The side, top and bottom Walls of the tubes I5 and 28 are preferably formed of steel plate of not less than one-fourth of an inch in thickness with the junctions welded together to form a transversely rectangular steel tube through the side walls of which the air discharge openings ex ture will lend materially to the rigidity of the 1 tube and finds utility particularly when there are long spans between the girder supports.
In use, the tube [5 or the tube 28, as the case may be, is employed as a girder to support the loads imposed upon the floors'o'f buildings and the like and by reason of the tubular structure they also may be employed to serv'ea's ducts through which air may be circulated and dis=- tributed to the various spaces within the building in order adequately to heat or cool the 'same, as the case may be.
While in the foregoing there-has been shown and described the preferred embodiment of'this invention, it is to beunderstood that minor 7 changes in the details of'construction, combination and arrangement of parts may be resorted to without departing from the spirit and scope of the invention as claimed;
Having described the invention, what is claimed as new is:
1. A load sustaining air duct comprising a longitudinally disposed elongated transversely rectangular tube, longitudinally spaced vertically extending struts within the tube fixed at opposite ends to the top and bottom Walls of the tube, diagonal struts withinthe tube extending between the upper ends'of alternate vertical struts to the lower "ends of the intermediate, vertical struts, the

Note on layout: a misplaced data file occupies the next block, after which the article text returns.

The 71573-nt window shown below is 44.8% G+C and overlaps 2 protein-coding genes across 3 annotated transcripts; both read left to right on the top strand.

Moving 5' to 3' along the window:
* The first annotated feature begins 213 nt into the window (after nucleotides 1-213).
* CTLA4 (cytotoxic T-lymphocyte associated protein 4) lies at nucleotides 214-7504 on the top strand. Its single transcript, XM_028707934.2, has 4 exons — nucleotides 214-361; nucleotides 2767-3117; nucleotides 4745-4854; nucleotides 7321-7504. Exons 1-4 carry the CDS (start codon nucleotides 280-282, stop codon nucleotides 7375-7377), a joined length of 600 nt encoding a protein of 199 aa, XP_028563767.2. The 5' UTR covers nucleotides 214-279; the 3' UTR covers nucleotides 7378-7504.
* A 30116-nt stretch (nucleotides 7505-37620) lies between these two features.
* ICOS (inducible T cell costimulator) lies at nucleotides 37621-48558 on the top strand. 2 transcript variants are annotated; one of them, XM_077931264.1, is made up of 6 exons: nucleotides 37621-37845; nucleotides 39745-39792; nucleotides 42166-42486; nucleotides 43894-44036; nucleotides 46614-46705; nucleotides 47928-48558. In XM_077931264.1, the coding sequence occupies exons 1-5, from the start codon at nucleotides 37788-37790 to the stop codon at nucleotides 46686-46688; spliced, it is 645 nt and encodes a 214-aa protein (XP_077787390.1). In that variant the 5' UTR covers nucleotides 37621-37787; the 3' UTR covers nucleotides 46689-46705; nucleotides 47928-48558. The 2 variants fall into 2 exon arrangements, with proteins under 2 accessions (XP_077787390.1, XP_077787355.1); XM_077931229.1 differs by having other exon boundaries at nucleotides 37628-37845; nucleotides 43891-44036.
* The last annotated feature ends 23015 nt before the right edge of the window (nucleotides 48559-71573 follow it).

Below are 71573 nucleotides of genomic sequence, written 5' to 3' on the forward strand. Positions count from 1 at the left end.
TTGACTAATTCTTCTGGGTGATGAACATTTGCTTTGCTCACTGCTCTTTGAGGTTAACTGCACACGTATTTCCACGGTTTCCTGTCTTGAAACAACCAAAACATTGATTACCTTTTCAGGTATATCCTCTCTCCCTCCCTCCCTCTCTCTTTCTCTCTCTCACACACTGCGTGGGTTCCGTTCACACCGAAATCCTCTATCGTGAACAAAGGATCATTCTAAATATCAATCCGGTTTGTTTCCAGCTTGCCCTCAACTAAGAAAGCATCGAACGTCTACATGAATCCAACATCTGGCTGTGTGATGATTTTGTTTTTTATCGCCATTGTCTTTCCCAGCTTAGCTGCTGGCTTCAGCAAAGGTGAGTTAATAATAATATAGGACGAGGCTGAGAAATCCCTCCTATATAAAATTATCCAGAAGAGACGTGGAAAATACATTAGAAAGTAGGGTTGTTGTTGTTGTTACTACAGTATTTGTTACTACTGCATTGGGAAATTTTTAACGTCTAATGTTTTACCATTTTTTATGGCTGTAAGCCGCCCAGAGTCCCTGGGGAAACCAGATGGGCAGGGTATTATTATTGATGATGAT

side walls of said tube having longitudinally spaced air discharge openings therein adjacent their upper edges.
2. A load sustaining air duct comprising a longitudinally disposed substantially rectangular tube, a plurality of longitudinally spaced vertically extending struts within said tube, said struts being terminally secured to the top and bottom walls. of the tube, diagonal struts within said 0 tube extending between theupper ends of alternate vertical struts to the lower ends of intermediate vertical struts, a plurality of longitudinally spaced air discharge apertures in the side walls o f said tube, said apertures being adjacent and upper edges of said sid walls of said tube and medial a pair of adjacent vertical struts.
HENRY E. VENUTI.
, REFERENGES CITED The following references are of I record in the file of this patent: